For computation on a calculator the factorials can be cancelled out further by removing 8! from 15! and 48! from 55! to give
We now start from the left and divide and multiply alternately. However, on an eight digit calculator we would thereby obtain the result 0.0000317 which does not give enough significant figures. Consequently we first multiply the 15 by 1000. Alternate dividing and multiplying then gives 0.0317107. We continue to work with this figure, which is x 1000, and we now enter it in the memory while also retaining it on the display.
Remembering that we are now working with units 1000 times larger than the real units, to calculate the probability for set 1 we take the value of , multiply it by b and c from set 0, and divide it by a and d from set 1. That is
The figure for is retained on the display.
Likewise, to calculate the probability for set 2:
This is as far as we need go, but for illustration we will calculate the probabilities for all possible tables for the given marginal totals.
A useful check is that all the probabilities should sum to one (within the limits of rounding).
The observed set has a probability of 0.0115427. The P value is the probability of getting the observed set, or one more extreme. A one tailed P value would be
0.0115427 + 0.0009866 + 0.0000317 = 0.01256
and this is the conventional approach. Armitage and Berry(1) favor the mid P value, which is
(0.5) x 0.0115427 + 0.0009866 + 0.0000317 - 00068.
To get the two tailed value we double the one tailed result, thus P = 0.025 for the conventional or P = 0.0136 for the mid P approach.
The conventional approach to calculating the P value for Fisher's exact test has been shown to be conservative (that is, it requires more evidence than is necessary to reject a false null hypothesis). The mid P is less conservative (that is more powerful) and also has some theoretical advantages. This is the one we advocate. For larger samples the P value obtained from a test with Yates' correction will correspond to the conventional approach, and the P value from the uncorrected test will correspond to the mid P value.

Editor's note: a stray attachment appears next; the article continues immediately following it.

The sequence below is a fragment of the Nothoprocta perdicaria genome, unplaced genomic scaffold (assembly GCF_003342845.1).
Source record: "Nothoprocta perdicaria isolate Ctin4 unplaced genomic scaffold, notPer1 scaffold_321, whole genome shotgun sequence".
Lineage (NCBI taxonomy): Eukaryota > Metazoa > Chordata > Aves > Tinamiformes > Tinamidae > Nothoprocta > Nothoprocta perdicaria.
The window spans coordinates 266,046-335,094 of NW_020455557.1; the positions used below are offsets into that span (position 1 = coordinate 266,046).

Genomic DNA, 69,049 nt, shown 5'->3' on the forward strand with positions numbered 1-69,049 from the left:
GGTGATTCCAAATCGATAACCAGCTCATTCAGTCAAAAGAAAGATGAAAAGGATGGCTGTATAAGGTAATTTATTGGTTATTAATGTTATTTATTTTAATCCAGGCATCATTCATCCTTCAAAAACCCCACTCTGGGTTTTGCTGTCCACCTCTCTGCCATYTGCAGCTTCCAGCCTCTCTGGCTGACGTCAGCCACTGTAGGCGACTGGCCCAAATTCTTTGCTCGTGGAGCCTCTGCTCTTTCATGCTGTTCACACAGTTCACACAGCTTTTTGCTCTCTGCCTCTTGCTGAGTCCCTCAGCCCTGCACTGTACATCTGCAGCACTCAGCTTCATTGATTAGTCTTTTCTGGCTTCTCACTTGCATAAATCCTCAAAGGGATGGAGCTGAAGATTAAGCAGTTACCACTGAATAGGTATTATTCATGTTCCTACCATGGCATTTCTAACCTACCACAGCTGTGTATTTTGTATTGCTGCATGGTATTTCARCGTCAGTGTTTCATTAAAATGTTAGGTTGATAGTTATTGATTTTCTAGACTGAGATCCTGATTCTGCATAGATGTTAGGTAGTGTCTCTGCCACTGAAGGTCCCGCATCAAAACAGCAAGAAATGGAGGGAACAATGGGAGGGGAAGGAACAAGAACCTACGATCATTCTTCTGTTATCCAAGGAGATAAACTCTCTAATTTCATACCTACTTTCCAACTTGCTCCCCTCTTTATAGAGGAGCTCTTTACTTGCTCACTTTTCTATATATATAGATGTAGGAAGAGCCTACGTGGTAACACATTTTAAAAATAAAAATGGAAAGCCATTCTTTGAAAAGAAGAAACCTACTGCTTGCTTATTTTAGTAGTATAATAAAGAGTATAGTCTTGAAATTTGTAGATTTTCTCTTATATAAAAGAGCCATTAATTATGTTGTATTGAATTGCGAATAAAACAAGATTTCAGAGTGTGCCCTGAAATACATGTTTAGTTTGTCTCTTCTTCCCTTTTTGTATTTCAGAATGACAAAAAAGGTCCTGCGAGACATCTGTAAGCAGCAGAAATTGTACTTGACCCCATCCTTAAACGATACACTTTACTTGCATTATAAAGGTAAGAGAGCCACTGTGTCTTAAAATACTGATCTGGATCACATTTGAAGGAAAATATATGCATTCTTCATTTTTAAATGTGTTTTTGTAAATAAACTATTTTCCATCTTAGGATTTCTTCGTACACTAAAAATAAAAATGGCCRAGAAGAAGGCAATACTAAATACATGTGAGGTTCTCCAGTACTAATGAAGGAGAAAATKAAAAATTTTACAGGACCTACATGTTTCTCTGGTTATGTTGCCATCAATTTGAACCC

In either case, the P value is less than the conventional 5% level; the medical officer can conclude that there is a problem in dropping zone A. The calculation of confidence intervals for the difference in proportions for small samples is complicated so we rely on the large sample formula given in Chapter 6. The way to present the results is: Injury rate in dropping zone A was 33%, in dropping zone B 5%; difference 28% (95% confidence interval 3.5 to 53.1% (from )), P = 0.0136 (Fisher's Exact test mid P).
Why is Fisher's test called an exact test?
Because of the discrete nature of the data, and the limited amount of it, combinations of results which give the same marginal totals can be listed, and probabilities attached to them. Thus, given these marginal totals we can work out exactly what is the probability of getting an observed result, in the same way that we can work out exactly the probability of getting six heads out of ten tosses of a fair coin. One difficulty is that there may not be combinations which correspond "exactly" to 95%, 50 we cannot get an "exact" 95% confidence interval but (say) one with a 97% coverage or one with a 94% coverage.
1. Armitage P, Berry G. In: Statistical Methods in Medical Research. Oxford: Blackwell Scientific Publications, 1994:1234.
2. Lentner C, ed. Geige Scientific Tables, 8th ed. Basle: Geigy, 1982.
3. Strike PW. Statistical Methods in Laboratory Medicine. Oxford: Butterworth-Heinemann, 1991.
Exercise 9.1 Of 30 men employed in a small workshop 18 worked in one department and 12 in another department. In one year five of the 18 reported sick with septic hands, and of the 12 men in the other department one did so. Is there a difference in the departments and how would you report this result?